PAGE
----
"There's no shortage of really good subjects, given human behavior as it is, and I keep a running list in my head of what the two or three next ones might be," Wiseman says. Sometimes, the idea comes all at once — as with his next project, the arrival of a new choreographer at the venerable Paris nightclub Crazy Horse — and sometimes the choice is more deliberate. He followed "State Legislature," a look at the talky work of Idaho lawmakers, with the more action-oriented "La Danse," about the Paris Opera Ballet, and "Boxing Gym."
"I make a guess that what goes on is going to provide me with enough footage, something I think I'd like to spend a year on," he explains. "The analogy for this kind of filmmaking is Las Vegas: You roll the dice but you don't know what is going to happen."
What Wiseman is at pains to guarantee is that "I approach everything with an open mind. What I do is a response to what I've seen, not an attempt to prove a preexisting thesis. Human behavior is so complicated, and my goal is to begin to suggest that complexity. If I can say it in 25 words or less, why make the movie? And if people give me permission to film them, I feel obligated to accurately reflect what I've learned."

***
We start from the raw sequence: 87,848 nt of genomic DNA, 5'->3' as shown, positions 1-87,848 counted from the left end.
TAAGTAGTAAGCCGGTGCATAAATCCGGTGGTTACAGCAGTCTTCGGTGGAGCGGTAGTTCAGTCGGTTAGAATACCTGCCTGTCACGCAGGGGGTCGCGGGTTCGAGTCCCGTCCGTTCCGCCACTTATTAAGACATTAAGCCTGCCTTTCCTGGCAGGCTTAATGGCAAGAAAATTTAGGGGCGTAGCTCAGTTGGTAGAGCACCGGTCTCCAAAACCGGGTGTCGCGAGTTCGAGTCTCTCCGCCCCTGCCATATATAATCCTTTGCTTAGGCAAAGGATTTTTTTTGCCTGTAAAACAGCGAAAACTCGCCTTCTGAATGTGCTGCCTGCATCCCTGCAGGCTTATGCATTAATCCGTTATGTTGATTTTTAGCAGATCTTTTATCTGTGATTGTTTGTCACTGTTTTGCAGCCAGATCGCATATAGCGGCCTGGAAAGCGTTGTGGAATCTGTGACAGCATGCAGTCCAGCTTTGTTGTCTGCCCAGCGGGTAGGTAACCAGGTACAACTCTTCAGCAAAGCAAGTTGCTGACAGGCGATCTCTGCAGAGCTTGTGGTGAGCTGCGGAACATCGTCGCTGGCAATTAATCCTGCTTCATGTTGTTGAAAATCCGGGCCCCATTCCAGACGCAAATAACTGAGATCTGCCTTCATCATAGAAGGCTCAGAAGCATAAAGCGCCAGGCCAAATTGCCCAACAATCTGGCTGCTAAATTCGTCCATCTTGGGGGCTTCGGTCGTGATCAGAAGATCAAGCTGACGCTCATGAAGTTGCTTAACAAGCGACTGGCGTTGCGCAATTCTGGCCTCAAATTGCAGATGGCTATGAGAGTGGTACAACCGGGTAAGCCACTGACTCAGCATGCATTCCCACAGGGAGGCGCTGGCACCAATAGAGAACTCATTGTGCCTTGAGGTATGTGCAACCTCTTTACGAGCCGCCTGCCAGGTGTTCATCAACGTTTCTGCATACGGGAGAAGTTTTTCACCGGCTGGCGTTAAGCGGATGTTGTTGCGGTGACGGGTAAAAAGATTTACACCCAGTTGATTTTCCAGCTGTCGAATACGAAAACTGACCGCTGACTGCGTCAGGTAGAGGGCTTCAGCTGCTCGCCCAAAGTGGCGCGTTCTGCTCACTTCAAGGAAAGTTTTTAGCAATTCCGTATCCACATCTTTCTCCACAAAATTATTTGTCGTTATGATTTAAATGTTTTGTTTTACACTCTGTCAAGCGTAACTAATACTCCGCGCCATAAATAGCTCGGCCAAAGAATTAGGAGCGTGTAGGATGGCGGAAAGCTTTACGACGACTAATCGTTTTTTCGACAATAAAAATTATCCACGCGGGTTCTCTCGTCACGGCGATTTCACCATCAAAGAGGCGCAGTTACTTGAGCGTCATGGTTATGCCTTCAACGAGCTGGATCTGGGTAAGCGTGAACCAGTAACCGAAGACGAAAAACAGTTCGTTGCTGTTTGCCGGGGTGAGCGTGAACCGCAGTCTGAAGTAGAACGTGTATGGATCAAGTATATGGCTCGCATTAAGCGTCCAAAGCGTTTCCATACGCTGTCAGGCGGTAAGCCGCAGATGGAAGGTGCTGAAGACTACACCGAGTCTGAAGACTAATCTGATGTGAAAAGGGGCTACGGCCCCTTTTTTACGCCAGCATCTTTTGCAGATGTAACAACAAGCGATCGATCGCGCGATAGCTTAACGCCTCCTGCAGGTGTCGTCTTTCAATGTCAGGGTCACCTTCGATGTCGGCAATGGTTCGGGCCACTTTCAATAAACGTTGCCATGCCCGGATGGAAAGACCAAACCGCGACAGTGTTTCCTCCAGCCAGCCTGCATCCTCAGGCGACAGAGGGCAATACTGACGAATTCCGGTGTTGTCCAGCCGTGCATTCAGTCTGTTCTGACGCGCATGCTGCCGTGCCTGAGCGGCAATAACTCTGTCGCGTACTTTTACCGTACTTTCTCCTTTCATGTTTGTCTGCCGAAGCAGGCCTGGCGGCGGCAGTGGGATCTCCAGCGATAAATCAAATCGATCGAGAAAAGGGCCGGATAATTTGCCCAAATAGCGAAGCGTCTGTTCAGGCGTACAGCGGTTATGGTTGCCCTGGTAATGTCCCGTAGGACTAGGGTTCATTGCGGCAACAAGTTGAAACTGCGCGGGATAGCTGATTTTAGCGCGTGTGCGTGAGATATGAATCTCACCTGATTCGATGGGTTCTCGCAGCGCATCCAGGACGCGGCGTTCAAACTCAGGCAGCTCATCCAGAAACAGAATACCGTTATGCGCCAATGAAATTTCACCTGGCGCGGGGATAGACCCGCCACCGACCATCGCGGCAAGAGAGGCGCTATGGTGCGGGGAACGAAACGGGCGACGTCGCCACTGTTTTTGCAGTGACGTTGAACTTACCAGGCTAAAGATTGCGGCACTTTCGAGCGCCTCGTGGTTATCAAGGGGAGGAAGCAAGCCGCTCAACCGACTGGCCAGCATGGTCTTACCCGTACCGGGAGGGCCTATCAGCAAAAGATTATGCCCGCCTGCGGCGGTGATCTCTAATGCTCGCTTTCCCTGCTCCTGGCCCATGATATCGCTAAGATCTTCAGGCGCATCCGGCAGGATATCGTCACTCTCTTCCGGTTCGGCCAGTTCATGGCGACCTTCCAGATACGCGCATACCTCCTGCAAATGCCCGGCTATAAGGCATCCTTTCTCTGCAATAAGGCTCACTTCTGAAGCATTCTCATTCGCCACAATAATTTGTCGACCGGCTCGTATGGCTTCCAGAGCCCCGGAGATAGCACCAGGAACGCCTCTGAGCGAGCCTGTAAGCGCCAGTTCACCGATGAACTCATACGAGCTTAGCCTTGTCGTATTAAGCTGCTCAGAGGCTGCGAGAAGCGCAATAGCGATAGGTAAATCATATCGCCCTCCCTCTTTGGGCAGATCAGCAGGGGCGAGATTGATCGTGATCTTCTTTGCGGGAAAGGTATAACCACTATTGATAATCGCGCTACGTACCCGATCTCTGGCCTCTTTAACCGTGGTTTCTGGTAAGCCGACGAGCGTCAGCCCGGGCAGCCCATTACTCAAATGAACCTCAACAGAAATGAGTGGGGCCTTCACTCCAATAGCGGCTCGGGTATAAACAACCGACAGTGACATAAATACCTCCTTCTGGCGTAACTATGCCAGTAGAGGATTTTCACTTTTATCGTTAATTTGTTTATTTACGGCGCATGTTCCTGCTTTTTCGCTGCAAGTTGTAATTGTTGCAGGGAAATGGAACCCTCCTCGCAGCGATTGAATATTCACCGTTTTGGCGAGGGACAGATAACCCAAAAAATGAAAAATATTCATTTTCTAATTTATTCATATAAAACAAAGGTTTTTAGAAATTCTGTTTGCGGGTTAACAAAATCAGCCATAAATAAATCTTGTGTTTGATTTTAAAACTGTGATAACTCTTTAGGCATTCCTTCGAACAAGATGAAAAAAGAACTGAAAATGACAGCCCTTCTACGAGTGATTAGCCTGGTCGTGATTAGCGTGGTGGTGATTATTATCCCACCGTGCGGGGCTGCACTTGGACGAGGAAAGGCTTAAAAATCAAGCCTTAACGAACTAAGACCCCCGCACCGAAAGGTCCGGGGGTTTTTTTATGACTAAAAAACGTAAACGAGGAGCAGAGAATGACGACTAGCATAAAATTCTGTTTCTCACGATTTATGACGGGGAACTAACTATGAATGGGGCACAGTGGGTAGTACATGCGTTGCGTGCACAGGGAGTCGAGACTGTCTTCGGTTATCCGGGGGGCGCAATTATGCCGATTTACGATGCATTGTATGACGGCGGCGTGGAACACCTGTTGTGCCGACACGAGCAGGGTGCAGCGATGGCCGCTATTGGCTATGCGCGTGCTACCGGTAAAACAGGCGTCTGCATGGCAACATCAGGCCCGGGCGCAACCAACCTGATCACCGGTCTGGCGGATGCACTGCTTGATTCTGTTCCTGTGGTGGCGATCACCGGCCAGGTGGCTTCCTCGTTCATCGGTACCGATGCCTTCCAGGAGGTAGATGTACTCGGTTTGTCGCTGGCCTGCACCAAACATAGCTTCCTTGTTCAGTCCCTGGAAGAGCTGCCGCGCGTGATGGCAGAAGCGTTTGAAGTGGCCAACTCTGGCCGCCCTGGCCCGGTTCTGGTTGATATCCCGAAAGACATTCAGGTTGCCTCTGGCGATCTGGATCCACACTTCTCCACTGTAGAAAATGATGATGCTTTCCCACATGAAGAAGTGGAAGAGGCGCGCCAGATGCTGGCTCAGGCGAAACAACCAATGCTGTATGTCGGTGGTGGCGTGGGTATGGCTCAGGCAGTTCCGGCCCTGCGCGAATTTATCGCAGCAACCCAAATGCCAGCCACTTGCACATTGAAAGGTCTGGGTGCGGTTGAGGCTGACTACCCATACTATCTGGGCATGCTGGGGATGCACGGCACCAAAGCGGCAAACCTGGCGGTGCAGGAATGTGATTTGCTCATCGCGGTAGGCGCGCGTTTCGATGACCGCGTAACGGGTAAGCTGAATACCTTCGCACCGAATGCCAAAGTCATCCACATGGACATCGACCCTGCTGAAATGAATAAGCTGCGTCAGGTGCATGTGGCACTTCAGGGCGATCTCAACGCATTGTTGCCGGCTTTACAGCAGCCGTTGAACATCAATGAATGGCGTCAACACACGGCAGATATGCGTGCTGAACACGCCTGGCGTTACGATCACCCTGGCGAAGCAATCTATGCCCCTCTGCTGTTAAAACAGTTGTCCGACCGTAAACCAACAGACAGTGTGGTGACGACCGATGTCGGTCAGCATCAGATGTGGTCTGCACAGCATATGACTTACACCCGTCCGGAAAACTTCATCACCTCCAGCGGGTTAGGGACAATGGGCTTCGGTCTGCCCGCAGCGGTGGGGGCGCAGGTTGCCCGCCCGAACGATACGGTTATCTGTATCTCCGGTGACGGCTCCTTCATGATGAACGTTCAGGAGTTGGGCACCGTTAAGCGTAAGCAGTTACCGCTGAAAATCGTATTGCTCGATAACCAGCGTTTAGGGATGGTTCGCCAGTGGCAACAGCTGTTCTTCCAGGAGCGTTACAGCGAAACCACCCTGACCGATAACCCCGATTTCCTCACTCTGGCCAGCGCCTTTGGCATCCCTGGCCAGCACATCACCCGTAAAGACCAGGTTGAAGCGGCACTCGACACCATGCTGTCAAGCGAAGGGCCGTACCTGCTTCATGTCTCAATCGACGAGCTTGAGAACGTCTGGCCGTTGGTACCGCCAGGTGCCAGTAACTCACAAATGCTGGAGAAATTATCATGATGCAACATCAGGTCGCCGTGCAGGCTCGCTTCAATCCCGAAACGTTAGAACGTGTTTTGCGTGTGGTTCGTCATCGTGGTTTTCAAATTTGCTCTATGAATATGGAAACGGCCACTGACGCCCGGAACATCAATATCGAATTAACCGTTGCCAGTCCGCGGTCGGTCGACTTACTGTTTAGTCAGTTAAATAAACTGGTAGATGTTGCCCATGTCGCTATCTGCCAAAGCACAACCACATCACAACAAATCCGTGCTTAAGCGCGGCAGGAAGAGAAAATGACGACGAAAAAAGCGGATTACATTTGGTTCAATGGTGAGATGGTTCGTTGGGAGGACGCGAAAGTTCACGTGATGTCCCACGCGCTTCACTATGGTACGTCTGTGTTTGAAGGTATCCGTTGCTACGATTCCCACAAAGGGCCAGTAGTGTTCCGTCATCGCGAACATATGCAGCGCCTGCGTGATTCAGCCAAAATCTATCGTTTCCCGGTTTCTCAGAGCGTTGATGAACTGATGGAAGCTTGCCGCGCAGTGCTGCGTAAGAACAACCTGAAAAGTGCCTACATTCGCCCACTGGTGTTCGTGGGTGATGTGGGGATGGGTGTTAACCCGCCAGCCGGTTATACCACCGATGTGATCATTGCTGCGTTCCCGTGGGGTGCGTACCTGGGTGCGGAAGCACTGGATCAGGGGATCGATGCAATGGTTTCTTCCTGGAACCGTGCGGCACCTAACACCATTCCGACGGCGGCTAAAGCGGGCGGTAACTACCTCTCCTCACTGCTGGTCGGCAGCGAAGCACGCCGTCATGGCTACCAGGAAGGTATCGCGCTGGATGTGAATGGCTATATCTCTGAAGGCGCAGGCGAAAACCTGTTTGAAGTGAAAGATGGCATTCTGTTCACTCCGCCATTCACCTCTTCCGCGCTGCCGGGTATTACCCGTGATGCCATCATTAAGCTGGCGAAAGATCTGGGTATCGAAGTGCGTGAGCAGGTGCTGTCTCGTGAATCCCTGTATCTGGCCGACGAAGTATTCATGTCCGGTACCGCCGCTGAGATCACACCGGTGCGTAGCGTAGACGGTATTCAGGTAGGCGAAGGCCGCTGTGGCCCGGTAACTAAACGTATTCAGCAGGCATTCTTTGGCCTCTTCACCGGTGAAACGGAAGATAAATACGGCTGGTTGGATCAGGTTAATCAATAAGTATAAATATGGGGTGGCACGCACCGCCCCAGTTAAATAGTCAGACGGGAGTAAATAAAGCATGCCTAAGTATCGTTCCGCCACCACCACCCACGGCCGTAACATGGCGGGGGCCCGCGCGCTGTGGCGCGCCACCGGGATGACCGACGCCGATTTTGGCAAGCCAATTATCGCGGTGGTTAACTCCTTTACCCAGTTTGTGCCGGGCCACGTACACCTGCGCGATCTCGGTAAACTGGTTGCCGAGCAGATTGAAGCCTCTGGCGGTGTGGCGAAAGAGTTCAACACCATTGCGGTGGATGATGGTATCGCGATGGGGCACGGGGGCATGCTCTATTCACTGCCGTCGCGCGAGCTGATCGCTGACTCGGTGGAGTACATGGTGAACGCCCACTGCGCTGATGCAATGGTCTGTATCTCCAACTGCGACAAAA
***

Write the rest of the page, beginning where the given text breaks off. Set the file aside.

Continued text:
Once he picks the subject and the particular establishment that reflects it, Wiseman tells those involved, whether it be the Kansas City police or the habitués of Lord's Gym, "a version of the following: I plan to hang around six or eight weeks, I don't stage anything, and anyone who doesn't want to be photographed just has to tell me. I collect a lot of material [100 hours for the 91-minute "Boxing Gym"], I spend eight months to a year editing and then it will be on television and might be shown theatrically."